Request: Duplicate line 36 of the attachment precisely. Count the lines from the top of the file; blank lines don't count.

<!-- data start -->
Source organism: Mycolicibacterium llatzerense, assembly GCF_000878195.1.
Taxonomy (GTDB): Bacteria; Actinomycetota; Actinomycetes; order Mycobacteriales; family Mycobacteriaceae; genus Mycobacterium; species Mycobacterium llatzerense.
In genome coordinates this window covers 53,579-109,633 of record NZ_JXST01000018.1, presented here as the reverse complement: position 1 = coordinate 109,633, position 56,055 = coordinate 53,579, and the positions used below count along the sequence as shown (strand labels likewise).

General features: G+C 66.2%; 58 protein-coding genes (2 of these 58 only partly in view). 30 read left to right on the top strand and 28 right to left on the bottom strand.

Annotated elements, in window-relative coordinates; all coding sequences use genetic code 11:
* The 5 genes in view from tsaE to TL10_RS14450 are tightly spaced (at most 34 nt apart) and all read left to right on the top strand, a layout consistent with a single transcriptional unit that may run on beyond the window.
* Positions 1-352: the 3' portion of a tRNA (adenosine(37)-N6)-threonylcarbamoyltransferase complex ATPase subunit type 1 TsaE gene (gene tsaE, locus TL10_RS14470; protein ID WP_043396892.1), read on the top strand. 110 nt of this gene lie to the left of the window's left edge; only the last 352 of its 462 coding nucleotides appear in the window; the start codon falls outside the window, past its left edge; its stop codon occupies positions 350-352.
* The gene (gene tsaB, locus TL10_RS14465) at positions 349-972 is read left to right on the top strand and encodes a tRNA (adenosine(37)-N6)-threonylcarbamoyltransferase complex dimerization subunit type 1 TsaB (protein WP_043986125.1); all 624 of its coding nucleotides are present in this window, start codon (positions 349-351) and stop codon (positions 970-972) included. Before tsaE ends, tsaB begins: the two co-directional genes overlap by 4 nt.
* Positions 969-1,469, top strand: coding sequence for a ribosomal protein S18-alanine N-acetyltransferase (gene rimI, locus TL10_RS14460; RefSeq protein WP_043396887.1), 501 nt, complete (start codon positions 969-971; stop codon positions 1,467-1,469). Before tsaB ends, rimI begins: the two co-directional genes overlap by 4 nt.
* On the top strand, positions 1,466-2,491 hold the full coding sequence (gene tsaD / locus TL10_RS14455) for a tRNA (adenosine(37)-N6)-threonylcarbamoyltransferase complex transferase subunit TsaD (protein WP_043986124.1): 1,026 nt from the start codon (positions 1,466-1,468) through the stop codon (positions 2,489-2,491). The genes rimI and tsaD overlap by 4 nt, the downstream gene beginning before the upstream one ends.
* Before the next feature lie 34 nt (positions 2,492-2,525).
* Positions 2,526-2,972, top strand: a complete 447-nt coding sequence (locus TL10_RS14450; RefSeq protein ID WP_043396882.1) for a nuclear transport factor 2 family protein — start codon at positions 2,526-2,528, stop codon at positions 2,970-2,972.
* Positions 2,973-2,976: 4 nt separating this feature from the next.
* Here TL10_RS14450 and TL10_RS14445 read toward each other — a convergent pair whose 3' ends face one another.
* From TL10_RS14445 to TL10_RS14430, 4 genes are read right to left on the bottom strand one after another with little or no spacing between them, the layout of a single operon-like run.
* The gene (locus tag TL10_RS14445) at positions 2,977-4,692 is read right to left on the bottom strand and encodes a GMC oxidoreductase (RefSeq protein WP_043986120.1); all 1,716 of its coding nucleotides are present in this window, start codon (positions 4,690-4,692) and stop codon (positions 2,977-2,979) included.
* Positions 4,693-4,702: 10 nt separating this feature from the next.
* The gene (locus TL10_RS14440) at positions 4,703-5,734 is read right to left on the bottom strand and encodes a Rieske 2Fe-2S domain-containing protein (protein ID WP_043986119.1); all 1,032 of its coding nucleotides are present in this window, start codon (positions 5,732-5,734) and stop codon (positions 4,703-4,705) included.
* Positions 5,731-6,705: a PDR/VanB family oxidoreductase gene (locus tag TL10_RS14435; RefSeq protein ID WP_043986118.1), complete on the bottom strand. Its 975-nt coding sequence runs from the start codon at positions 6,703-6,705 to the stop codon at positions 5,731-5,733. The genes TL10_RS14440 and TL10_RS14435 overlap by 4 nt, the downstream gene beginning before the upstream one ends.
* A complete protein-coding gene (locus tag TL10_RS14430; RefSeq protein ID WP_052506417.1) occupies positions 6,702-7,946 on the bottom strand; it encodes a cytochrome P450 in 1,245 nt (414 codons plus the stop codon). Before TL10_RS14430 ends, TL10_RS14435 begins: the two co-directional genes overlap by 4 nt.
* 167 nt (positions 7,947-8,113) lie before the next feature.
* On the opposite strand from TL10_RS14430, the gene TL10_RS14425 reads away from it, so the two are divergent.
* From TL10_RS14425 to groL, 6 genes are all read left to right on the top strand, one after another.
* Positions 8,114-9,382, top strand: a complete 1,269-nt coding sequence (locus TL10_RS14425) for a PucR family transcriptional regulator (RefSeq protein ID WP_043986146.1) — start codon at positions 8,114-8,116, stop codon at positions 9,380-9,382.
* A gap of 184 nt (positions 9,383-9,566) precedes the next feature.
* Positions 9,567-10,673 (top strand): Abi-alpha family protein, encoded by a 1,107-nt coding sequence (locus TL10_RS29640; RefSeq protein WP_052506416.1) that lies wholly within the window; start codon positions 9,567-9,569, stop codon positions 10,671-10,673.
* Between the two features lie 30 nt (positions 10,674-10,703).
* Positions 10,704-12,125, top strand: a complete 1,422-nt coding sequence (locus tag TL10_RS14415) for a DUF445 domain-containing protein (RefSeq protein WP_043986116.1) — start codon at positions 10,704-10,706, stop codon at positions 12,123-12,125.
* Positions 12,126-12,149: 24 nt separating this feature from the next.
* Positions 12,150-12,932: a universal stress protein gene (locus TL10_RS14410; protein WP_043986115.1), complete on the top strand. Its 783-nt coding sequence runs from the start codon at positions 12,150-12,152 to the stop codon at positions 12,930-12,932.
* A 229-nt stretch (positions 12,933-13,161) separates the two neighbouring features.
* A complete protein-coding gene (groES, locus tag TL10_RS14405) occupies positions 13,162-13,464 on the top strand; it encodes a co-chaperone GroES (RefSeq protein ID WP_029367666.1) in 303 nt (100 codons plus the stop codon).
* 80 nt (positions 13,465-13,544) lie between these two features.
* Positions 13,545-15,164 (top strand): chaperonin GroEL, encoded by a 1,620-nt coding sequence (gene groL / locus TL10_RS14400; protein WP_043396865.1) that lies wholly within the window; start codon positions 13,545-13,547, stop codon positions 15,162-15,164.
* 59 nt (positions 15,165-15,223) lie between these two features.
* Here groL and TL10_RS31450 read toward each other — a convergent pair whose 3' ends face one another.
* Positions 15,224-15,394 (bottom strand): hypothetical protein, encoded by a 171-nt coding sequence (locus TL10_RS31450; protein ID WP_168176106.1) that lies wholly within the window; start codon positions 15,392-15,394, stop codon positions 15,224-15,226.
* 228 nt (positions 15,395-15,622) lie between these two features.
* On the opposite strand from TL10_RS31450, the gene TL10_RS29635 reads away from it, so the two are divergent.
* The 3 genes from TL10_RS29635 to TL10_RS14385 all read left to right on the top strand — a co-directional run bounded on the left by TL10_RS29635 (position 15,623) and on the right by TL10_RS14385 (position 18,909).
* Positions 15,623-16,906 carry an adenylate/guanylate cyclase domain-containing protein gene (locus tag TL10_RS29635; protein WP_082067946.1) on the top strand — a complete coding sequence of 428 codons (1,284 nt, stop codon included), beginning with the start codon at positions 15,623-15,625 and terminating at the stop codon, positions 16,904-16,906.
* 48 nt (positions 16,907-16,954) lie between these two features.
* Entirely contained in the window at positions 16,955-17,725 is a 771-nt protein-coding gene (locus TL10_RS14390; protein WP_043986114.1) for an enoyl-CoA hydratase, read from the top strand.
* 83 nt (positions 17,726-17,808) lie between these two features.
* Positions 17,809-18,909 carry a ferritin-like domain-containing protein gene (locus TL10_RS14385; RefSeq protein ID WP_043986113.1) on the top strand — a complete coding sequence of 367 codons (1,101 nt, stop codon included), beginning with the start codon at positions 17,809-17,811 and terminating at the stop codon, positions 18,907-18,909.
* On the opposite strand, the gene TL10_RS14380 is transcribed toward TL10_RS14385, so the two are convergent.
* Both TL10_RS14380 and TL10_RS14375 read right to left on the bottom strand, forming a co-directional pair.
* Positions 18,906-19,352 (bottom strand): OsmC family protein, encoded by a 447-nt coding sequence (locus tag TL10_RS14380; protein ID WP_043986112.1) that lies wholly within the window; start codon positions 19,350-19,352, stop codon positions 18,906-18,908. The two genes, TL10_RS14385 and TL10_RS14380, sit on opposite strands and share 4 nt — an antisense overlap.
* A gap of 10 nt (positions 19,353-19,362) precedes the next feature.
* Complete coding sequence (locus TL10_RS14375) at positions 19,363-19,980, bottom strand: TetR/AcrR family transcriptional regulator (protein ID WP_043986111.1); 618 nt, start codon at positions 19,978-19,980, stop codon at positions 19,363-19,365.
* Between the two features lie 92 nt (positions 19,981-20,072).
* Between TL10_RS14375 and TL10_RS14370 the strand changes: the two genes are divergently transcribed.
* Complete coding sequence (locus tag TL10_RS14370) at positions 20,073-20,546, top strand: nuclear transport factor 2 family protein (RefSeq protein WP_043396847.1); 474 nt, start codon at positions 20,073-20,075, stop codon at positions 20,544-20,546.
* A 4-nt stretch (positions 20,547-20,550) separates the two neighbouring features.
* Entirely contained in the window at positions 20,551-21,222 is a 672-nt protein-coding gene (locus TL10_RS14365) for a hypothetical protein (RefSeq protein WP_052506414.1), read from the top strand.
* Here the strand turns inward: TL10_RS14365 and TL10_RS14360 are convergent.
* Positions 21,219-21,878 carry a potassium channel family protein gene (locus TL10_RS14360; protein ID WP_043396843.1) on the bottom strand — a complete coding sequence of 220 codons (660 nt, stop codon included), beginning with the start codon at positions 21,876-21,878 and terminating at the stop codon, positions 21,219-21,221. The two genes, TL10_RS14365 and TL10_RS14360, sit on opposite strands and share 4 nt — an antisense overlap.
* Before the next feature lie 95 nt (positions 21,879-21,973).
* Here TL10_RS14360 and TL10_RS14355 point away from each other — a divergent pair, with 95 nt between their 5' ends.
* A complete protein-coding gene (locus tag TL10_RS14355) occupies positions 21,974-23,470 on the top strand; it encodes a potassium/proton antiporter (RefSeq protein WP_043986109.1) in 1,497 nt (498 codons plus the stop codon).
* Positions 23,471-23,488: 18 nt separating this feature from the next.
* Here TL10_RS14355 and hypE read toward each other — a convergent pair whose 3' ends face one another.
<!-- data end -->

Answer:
* Here groL and TL10_RS31450 read toward each other — a convergent pair whose 3' ends face one another.